When You Don’t Have Toilet Paper: Lessons from a TP-Free Household

Reader Contribution by Aur Beck and Advanced Energy Solutions Group
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As regular readers of this series know, most my life I’ve lived off the grid in some form or another. This lifestyle has taught me lots of quirky survival techniques and energy-saving skills.

For example, this morning I realize I never make a cup of tea. Rather, I always make a thermos of tea, and then I don’t have to waste the heat or waste the teabag — you get three cups out of one teabag over the course of the day this way. My dad used to do that or he’d make a pot of coffee, put it in a thermos, and never have to worry about heating it up.

A Toilet Paper-Free Childhood

Frugality like this was more commonplace in the early part of the 20th Century, and extended to most rooms of the house, including the bathroom. I looked it up: For the most part, people in the U.S. actually didn’t really begin using toilet paper until the 1930s after the Depression. It was available in the 1920s but didn’t take off until a decade later.

Most of my youth, we used an outhouse (that way we didn’t even waste our waste) and relied on pretty much anything you could possibly think of as toilet paper. I never thought I would write about this as it’s kind of embarrassing for me, but due to our “shortage”, I thought it’s time to talk about growing up using other options besides toilet paper. I never wanted to talk about this subject, because I thought my family imposed these rules because we were extremely poor, growing up in Tennessee in the poorest county in the state. But now, looking back I realize it was a conscious choice by my parents to figure out how to simplify and not rely on others as much as possible. We would only go to the store or town once a month.

Options for When You Don’t Have Toilet Paper

Newspaper is nice and soft, especially if you crumble it up. But don’t use the slick ads, because it’s got too waxy a surface on it and a doesn’t absorb anything. The same thing applies to most modern catalogs; they now print them glossy so, as the saying goes, they don’t work like they used to.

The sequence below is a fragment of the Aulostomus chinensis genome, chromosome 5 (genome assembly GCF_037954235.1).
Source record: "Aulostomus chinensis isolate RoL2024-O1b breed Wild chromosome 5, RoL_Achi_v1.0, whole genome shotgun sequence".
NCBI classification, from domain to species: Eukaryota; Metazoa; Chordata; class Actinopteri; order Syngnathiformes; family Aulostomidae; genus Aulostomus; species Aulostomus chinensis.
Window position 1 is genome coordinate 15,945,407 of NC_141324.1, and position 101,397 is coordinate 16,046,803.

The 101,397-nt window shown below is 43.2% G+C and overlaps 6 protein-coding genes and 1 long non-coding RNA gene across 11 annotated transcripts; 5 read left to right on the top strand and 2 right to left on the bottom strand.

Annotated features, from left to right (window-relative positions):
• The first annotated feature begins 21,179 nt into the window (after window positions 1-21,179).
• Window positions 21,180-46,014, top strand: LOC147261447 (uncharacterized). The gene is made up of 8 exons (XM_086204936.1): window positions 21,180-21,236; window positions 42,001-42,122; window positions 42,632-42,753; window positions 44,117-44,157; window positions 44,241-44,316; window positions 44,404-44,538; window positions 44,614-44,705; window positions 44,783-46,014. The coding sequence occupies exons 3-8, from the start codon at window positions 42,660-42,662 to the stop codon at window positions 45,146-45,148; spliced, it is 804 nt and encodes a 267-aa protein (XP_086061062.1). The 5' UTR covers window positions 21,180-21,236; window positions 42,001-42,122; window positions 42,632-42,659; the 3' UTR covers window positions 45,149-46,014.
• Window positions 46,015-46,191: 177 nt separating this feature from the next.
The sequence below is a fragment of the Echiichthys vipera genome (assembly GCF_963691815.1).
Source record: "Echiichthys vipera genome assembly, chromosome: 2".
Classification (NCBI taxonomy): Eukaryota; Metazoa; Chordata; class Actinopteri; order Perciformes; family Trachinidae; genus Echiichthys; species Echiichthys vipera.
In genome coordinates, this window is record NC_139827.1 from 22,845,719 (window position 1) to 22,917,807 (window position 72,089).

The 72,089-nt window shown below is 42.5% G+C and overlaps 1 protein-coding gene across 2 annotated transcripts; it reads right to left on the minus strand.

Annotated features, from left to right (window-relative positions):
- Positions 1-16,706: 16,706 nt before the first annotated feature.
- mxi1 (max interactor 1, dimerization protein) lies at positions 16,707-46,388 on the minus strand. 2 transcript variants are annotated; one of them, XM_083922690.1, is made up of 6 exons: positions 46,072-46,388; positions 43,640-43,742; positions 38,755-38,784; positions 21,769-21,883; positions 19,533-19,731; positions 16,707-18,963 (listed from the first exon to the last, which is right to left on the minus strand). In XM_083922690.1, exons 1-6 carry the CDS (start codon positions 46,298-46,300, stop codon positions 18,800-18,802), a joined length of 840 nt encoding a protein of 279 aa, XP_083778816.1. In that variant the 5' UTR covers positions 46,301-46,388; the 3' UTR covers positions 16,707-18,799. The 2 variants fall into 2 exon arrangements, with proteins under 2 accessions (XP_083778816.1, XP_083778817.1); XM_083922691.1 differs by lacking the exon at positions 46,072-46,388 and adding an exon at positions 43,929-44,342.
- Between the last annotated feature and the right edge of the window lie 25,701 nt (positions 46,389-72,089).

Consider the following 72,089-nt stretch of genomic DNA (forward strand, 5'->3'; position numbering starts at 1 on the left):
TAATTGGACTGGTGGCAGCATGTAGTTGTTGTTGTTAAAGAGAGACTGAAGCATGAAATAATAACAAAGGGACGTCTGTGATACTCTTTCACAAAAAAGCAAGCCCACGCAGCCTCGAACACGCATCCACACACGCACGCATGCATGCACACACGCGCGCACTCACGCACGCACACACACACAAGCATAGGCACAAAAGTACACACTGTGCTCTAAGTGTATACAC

Corn cobs. I have used the corncob method but we didn’t have ready access to those. They can be surprisingly soft if all the kernels were properly removed.

Water body washing. In the summer, there were times that I went feral and just jumped in the creek afterwards to wash up. Or, if I wasn’t near an outhouse when I was in the woods and really had to go, a small handful of dirt surprisingly did a good job. I’d then jump in the creek afterward and rinse. I tried to use leaves once or twice but beware of poison ivy — those are definitely leaves you want to stay away from

Cotton fabric scraps. We got given a whole bunch of old T-shirts and we ripped them up, used them and put them in a basket in the outhouse. Only use shirts or other linens that are 100 percent cotton so that they will fully decompose. The most sustainable and best method — familiar to anybody who uses cloth diapers — is to use strips of old T-shirt and after use, drop them into a bucket (with a lid) full of bleach water. When the bucket is full, run a load of laundry.

I look forward everyday to the interactions that I have on my Living Off Grid, Really!?!? Facebook page and hope you will join the discussion there. Stay energized.

Aur Beckhas lived off-grid for over 35 years. He has traveled with his family through 24 states and 14,000 recorded miles by horse-drawn wagon. Aur is a presenter atThe Climate Reality Project, a fellow addict atOil Addicts Anonymous International  and a talk show co-host at WDBX Community Radio for Southern Illinois 91.1 FM. Find him on the Living Off Grid, Really!?!?Facebook page, and read all of Aur’s MOTHER EARTH NEWS posts here.

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